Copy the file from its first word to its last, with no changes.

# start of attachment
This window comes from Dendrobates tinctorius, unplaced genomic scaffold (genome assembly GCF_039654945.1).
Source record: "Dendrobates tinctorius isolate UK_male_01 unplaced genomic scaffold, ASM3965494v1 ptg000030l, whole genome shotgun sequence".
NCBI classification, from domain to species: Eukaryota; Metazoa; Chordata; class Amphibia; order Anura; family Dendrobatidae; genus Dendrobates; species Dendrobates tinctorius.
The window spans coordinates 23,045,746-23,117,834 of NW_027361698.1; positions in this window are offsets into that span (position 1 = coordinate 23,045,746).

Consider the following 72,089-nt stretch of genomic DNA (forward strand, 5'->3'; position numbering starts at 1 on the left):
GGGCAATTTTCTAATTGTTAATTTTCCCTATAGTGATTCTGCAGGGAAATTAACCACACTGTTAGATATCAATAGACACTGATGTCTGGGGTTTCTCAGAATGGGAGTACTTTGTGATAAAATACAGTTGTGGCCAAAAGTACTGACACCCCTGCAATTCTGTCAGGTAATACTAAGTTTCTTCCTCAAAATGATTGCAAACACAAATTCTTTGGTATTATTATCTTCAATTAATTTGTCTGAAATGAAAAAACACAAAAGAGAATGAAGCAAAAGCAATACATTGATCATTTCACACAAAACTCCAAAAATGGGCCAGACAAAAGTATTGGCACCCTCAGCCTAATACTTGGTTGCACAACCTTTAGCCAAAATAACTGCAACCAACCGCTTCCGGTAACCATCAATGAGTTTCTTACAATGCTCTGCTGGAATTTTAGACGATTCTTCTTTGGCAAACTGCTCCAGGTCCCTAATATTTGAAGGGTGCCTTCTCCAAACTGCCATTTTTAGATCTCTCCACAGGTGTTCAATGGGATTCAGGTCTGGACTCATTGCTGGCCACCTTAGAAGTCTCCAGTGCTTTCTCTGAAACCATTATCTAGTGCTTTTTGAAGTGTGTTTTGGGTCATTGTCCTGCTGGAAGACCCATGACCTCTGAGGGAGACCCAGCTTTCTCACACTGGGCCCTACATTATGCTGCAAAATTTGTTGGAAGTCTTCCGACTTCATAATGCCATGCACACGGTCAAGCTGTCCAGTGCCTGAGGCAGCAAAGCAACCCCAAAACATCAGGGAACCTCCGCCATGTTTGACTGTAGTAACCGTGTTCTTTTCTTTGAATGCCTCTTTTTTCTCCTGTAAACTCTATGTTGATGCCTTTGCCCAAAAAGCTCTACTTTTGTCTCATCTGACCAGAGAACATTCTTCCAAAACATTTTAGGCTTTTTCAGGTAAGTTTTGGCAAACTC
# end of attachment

This window comes from Dendrobates tinctorius, unplaced genomic scaffold (genome assembly GCF_039654945.1).
Source record: "Dendrobates tinctorius isolate UK_male_01 unplaced genomic scaffold, ASM3965494v1 ptg000030l, whole genome shotgun sequence".
NCBI classification, from domain to species: Eukaryota; Metazoa; Chordata; class Amphibia; order Anura; family Dendrobatidae; genus Dendrobates; species Dendrobates tinctorius.
The window spans coordinates 23,045,746-23,117,834 of NW_027361698.1; positions in this window are offsets into that span (position 1 = coordinate 23,045,746).

Consider the following 72,089-nt stretch of genomic DNA (forward strand, 5'->3'; position numbering starts at 1 on the left):
GGGCAATTTTCTAATTGTTAATTTTCCCTATAGTGATTCTGCAGGGAAATTAACCACACTGTTAGATATCAATAGACACTGATGTCTGGGGTTTCTCAGAATGGGAGTACTTTGTGATAAAATACAGTTGTGGCCAAAAGTACTGACACCCCTGCAATTCTGTCAGGTAATACTAAGTTTCTTCCTCAAAATGATTGCAAACACAAATTCTTTGGTATTATTATCTTCAATTAATTTGTCTGAAATGAAAAAACACAAAAGAGAATGAAGCAAAAGCAATACATTGATCATTTCACACAAAACTCCAAAAATGGGCCAGACAAAAGTATTGGCACCCTCAGCCTAATACTTGGTTGCACAACCTTTAGCCAAAATAACTGCAACCAACCGCTTCCGGTAACCATCAATGAGTTTCTTACAATGCTCTGCTGGAATTTTAGACGATTCTTCTTTGGCAAACTGCTCCAGGTCCCTAATATTTGAAGGGTGCCTTCTCCAAACTGCCATTTTTAGATCTCTCCACAGGTGTTCAATGGGATTCAGGTCTGGACTCATTGCTGGCCACCTTAGAAGTCTCCAGTGCTTTCTCTGAAACCATTATCTAGTGCTTTTTGAAGTGTGTTTTGGGTCATTGTCCTGCTGGAAGACCCATGACCTCTGAGGGAGACCCAGCTTTCTCACACTGGGCCCTACATTATGCTGCAAAATTTGTTGGAAGTCTTCCGACTTCATAATGCCATGCACACGGTCAAGCTGTCCAGTGCCTGAGGCAGCAAAGCAACCCCAAAACATCAGGGAACCTCCGCCATGTTTGACTGTAGTAACCGTGTTCTTTTCTTTGAATGCCTCTTTTTTCTCCTGTAAACTCTATGTTGATGCCTTTGCCCAAAAAGCTCTACTTTTGTCTCATCTGACCAGAGAACATTCTTCCAAAACATTTTAGGCTTTTTCAGGTAAGTTTTGGCAAACTC